Comets Splitting into Comets, Splitting into Comets…

See that cluster of bright objects in the above image? Those are fragments of a comet called C/2019 Y4 (ATLAS) which broke apart recently, dashing hopes that it would become a bright naked-eye-visible comet. If the comet hadn’t broken up it would have been an amazing sight in the night sky this month. Luckily, Hubble was at the ready to show us a different amazing sight: the fragments just after the break up.

Comets are largely composed of rock held together by ice, so it’s fairly common for them to break apart when they start to get closer to the Sun. Comet ALTAS is a type of comet called a Kreutz sungrazer, which are comets which all come from one original comet that broke apart less than 1,700 years ago. The original comet was probably around 100 km across – absolutely huge for a comet! – and that’s why its pieces have gone on to form a whole family of new comets.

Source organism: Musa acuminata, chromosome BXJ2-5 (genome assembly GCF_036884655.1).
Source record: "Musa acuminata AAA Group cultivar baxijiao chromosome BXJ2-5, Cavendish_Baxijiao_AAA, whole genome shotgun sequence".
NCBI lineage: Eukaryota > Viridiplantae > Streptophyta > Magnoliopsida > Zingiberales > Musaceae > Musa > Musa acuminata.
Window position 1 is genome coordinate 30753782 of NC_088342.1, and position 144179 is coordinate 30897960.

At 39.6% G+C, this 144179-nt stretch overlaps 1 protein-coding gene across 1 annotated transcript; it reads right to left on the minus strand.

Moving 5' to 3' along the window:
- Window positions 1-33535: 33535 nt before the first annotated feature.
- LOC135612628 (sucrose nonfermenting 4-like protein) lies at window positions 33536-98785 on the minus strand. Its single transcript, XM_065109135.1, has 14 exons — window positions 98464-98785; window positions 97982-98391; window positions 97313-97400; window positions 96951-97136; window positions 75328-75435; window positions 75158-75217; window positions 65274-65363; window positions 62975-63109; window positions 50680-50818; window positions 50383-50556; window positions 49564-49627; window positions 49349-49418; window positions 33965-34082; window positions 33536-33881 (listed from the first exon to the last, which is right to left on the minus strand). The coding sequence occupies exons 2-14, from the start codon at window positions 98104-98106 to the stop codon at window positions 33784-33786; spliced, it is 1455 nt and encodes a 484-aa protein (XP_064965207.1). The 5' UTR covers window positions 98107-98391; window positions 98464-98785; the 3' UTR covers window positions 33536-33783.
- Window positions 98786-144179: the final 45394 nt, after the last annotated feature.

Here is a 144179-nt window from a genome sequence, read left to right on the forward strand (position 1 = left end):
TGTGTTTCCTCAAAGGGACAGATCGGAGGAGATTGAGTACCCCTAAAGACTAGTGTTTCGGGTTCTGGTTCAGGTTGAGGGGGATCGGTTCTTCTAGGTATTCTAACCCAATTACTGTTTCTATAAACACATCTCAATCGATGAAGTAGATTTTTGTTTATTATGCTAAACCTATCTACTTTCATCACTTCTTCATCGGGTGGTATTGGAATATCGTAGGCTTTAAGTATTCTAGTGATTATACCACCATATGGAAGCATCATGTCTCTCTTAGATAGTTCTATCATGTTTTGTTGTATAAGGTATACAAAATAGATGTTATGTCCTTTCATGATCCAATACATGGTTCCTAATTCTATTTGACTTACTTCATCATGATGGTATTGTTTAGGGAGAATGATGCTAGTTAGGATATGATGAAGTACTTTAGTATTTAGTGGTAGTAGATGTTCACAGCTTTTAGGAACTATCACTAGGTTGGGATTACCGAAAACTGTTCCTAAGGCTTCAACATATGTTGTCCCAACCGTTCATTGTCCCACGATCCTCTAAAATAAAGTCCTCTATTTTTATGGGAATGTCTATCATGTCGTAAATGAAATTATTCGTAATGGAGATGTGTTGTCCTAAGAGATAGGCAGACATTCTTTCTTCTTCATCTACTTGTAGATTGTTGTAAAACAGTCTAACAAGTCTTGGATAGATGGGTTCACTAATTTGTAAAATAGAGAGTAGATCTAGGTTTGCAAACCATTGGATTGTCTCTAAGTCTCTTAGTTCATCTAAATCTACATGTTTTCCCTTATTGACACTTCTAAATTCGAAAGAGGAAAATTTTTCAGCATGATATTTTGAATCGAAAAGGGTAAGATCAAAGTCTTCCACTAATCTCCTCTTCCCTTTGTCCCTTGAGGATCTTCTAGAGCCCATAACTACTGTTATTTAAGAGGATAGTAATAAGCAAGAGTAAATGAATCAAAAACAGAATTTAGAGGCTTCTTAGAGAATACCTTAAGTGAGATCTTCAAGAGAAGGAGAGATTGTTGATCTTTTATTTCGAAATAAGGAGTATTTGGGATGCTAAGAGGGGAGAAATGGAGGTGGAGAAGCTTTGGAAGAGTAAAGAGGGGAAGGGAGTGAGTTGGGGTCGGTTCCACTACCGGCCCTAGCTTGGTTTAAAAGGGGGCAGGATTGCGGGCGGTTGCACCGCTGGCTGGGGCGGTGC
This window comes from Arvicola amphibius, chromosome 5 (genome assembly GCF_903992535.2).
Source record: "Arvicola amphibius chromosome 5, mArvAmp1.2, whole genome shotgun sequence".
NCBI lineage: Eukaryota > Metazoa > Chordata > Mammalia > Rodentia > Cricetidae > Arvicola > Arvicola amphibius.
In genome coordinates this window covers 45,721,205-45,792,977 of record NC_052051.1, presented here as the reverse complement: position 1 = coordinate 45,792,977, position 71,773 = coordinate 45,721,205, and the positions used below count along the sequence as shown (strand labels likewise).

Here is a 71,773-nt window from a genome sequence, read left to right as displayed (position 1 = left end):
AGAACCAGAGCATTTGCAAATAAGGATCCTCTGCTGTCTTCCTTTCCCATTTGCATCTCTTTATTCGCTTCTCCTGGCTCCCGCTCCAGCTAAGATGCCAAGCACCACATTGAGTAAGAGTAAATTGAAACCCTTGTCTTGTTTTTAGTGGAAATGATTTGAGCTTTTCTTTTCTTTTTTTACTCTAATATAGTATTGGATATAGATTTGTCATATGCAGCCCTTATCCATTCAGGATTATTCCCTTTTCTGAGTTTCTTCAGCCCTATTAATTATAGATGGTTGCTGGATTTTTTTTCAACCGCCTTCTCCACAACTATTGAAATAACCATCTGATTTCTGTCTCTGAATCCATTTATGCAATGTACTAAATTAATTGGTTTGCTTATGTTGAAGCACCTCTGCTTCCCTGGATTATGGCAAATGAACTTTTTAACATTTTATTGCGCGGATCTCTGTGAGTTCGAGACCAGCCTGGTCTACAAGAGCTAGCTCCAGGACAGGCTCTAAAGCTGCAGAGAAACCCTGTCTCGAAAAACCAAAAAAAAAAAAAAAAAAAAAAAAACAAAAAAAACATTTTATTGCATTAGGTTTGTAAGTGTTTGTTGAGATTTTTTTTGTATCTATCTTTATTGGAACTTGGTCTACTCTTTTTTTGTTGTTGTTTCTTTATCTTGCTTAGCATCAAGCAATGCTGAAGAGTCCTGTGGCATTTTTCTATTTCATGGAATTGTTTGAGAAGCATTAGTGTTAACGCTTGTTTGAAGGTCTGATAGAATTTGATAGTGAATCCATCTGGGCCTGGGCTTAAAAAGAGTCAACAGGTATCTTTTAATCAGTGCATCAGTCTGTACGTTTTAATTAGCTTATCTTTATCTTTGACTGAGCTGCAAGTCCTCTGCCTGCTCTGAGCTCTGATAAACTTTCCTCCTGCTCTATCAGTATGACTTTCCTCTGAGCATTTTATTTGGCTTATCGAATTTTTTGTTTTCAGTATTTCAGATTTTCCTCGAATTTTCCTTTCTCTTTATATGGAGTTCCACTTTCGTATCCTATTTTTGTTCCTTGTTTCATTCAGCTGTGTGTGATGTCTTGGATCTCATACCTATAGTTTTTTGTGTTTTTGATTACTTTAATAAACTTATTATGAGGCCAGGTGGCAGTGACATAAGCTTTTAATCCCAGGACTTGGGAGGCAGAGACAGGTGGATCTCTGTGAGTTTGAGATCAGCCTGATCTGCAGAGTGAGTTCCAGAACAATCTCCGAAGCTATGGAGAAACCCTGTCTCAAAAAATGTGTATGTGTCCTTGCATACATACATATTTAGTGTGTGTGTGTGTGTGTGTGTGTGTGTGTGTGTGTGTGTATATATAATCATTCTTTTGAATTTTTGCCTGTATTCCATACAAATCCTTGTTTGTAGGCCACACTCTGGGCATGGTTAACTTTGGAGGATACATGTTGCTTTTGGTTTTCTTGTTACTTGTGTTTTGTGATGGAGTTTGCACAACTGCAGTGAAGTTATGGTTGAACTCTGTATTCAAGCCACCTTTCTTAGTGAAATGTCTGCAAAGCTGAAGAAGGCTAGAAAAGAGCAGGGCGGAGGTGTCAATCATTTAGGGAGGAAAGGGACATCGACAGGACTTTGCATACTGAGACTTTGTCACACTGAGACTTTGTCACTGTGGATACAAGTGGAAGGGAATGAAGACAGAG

The Great Comet of 1882, another Kreutz Sungrazer [Image credit: Sir David Gill, 1843-1914]

Kreutz sungrazers often fall apart when they get close to the Sun, but they have also produced many spectacular comet displays over the centuries. The above image is of the Great Comet of 1882, which was so bright it could be seen in daylight. We didn’t get to see anything like that with Comet ATLAS, but maybe next time!

Featured image credit: NASA, ESA, STScI and D. Jewitt (UCLA)

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